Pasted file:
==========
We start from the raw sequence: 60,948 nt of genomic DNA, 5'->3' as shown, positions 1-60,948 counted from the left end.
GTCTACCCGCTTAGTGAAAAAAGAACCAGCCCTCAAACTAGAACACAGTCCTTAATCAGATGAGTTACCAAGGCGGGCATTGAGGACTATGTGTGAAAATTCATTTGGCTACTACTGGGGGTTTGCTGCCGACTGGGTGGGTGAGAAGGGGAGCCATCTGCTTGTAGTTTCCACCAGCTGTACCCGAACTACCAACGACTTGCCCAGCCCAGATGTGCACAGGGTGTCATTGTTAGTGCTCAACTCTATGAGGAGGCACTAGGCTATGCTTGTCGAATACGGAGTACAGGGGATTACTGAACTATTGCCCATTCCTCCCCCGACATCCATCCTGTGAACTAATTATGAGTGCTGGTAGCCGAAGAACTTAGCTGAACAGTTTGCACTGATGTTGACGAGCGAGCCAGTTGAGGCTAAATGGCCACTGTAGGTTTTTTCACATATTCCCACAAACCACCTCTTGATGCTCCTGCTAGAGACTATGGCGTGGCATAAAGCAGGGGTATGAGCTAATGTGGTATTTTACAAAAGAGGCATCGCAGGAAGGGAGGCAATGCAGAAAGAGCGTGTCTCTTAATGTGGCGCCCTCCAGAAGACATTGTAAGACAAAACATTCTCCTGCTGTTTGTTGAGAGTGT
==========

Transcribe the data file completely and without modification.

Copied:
We start from the raw sequence: 60,948 nt of genomic DNA, 5'->3' as shown, positions 1-60,948 counted from the left end.
GTCTACCCGCTTAGTGAAAAAAGAACCAGCCCTCAAACTAGAACACAGTCCTTAATCAGATGAGTTACCAAGGCGGGCATTGAGGACTATGTGTGAAAATTCATTTGGCTACTACTGGGGGTTTGCTGCCGACTGGGTGGGTGAGAAGGGGAGCCATCTGCTTGTAGTTTCCACCAGCTGTACCCGAACTACCAACGACTTGCCCAGCCCAGATGTGCACAGGGTGTCATTGTTAGTGCTCAACTCTATGAGGAGGCACTAGGCTATGCTTGTCGAATACGGAGTACAGGGGATTACTGAACTATTGCCCATTCCTCCCCCGACATCCATCCTGTGAACTAATTATGAGTGCTGGTAGCCGAAGAACTTAGCTGAACAGTTTGCACTGATGTTGACGAGCGAGCCAGTTGAGGCTAAATGGCCACTGTAGGTTTTTTCACATATTCCCACAAACCACCTCTTGATGCTCCTGCTAGAGACTATGGCGTGGCATAAAGCAGGGGTATGAGCTAATGTGGTATTTTACAAAAGAGGCATCGCAGGAAGGGAGGCAATGCAGAAAGAGCGTGTCTCTTAATGTGGCGCCCTCCAGAAGACATTGTAAGACAAAACATTCTCCTGCTGTTTGTTGAGAGTGT